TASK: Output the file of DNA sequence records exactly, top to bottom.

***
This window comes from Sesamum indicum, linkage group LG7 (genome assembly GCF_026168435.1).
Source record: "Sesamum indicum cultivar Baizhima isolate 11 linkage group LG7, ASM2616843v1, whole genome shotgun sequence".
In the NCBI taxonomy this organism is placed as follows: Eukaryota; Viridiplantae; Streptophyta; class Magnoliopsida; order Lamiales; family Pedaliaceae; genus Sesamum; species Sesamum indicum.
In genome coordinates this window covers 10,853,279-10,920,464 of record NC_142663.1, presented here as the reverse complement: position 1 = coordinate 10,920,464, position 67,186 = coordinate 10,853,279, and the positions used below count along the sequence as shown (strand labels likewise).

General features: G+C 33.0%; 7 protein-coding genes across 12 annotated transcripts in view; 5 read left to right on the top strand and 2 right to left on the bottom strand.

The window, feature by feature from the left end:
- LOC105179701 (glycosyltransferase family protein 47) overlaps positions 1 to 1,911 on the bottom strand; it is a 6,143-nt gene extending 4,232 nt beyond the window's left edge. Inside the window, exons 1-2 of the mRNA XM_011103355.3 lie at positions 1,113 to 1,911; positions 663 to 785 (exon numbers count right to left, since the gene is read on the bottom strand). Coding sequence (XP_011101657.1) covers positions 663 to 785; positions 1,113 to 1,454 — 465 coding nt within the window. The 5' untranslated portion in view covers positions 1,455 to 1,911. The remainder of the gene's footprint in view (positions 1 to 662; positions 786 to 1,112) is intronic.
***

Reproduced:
This window comes from Sesamum indicum, linkage group LG7 (genome assembly GCF_026168435.1).
Source record: "Sesamum indicum cultivar Baizhima isolate 11 linkage group LG7, ASM2616843v1, whole genome shotgun sequence".
In the NCBI taxonomy this organism is placed as follows: Eukaryota; Viridiplantae; Streptophyta; class Magnoliopsida; order Lamiales; family Pedaliaceae; genus Sesamum; species Sesamum indicum.
In genome coordinates this window covers 10,853,279-10,920,464 of record NC_142663.1, presented here as the reverse complement: position 1 = coordinate 10,920,464, position 67,186 = coordinate 10,853,279, and the positions used below count along the sequence as shown (strand labels likewise).

General features: G+C 33.0%; 7 protein-coding genes across 12 annotated transcripts in view; 5 read left to right on the top strand and 2 right to left on the bottom strand.

The window, feature by feature from the left end:
- LOC105179701 (glycosyltransferase family protein 47) overlaps positions 1 to 1,911 on the bottom strand; it is a 6,143-nt gene extending 4,232 nt beyond the window's left edge. Inside the window, exons 1-2 of the mRNA XM_011103355.3 lie at positions 1,113 to 1,911; positions 663 to 785 (exon numbers count right to left, since the gene is read on the bottom strand). Coding sequence (XP_011101657.1) covers positions 663 to 785; positions 1,113 to 1,454 — 465 coding nt within the window. The 5' untranslated portion in view covers positions 1,455 to 1,911. The remainder of the gene's footprint in view (positions 1 to 662; positions 786 to 1,112) is intronic.